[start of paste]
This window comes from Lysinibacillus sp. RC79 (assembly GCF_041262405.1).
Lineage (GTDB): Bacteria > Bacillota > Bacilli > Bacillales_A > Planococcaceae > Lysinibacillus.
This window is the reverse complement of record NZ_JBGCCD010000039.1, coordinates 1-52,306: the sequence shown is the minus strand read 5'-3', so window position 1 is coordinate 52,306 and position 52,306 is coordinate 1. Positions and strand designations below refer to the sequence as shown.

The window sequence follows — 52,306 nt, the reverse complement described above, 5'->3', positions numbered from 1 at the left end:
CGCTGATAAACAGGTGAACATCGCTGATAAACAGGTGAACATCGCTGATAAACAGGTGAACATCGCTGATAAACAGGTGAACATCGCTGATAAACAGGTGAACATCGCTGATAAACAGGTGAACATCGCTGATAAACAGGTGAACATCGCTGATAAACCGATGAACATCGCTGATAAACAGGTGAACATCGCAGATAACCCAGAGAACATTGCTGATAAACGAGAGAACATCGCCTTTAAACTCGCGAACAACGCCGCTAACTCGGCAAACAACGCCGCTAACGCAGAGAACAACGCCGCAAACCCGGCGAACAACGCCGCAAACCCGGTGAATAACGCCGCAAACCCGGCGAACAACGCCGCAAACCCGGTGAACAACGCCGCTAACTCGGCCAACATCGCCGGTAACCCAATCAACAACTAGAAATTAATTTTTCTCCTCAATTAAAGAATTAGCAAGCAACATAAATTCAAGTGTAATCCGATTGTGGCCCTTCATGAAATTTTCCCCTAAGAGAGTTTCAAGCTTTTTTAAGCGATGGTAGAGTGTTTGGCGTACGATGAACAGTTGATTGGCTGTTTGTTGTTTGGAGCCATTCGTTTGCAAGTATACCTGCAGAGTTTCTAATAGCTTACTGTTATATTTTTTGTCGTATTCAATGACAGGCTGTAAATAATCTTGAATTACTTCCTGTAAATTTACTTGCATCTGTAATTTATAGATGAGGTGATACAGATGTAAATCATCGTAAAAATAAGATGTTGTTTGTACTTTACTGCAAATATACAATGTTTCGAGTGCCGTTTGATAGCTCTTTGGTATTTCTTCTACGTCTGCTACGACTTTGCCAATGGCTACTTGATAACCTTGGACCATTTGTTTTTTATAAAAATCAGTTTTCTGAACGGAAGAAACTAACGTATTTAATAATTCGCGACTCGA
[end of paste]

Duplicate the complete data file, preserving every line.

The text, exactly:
This window comes from Lysinibacillus sp. RC79 (assembly GCF_041262405.1).
Lineage (GTDB): Bacteria > Bacillota > Bacilli > Bacillales_A > Planococcaceae > Lysinibacillus.
This window is the reverse complement of record NZ_JBGCCD010000039.1, coordinates 1-52,306: the sequence shown is the minus strand read 5'-3', so window position 1 is coordinate 52,306 and position 52,306 is coordinate 1. Positions and strand designations below refer to the sequence as shown.

The window sequence follows — 52,306 nt, the reverse complement described above, 5'->3', positions numbered from 1 at the left end:
CGCTGATAAACAGGTGAACATCGCTGATAAACAGGTGAACATCGCTGATAAACAGGTGAACATCGCTGATAAACAGGTGAACATCGCTGATAAACAGGTGAACATCGCTGATAAACAGGTGAACATCGCTGATAAACAGGTGAACATCGCTGATAAACCGATGAACATCGCTGATAAACAGGTGAACATCGCAGATAACCCAGAGAACATTGCTGATAAACGAGAGAACATCGCCTTTAAACTCGCGAACAACGCCGCTAACTCGGCAAACAACGCCGCTAACGCAGAGAACAACGCCGCAAACCCGGCGAACAACGCCGCAAACCCGGTGAATAACGCCGCAAACCCGGCGAACAACGCCGCAAACCCGGTGAACAACGCCGCTAACTCGGCCAACATCGCCGGTAACCCAATCAACAACTAGAAATTAATTTTTCTCCTCAATTAAAGAATTAGCAAGCAACATAAATTCAAGTGTAATCCGATTGTGGCCCTTCATGAAATTTTCCCCTAAGAGAGTTTCAAGCTTTTTTAAGCGATGGTAGAGTGTTTGGCGTACGATGAACAGTTGATTGGCTGTTTGTTGTTTGGAGCCATTCGTTTGCAAGTATACCTGCAGAGTTTCTAATAGCTTACTGTTATATTTTTTGTCGTATTCAATGACAGGCTGTAAATAATCTTGAATTACTTCCTGTAAATTTACTTGCATCTGTAATTTATAGATGAGGTGATACAGATGTAAATCATCGTAAAAATAAGATGTTGTTTGTACTTTACTGCAAATATACAATGTTTCGAGTGCCGTTTGATAGCTCTTTGGTATTTCTTCTACGTCTGCTACGACTTTGCCAATGGCTACTTGATAACCTTGGACCATTTGTTTTTTATAAAAATCAGTTTTCTGAACGGAAGAAACTAACGTATTTAATAATTCGCGACTCGA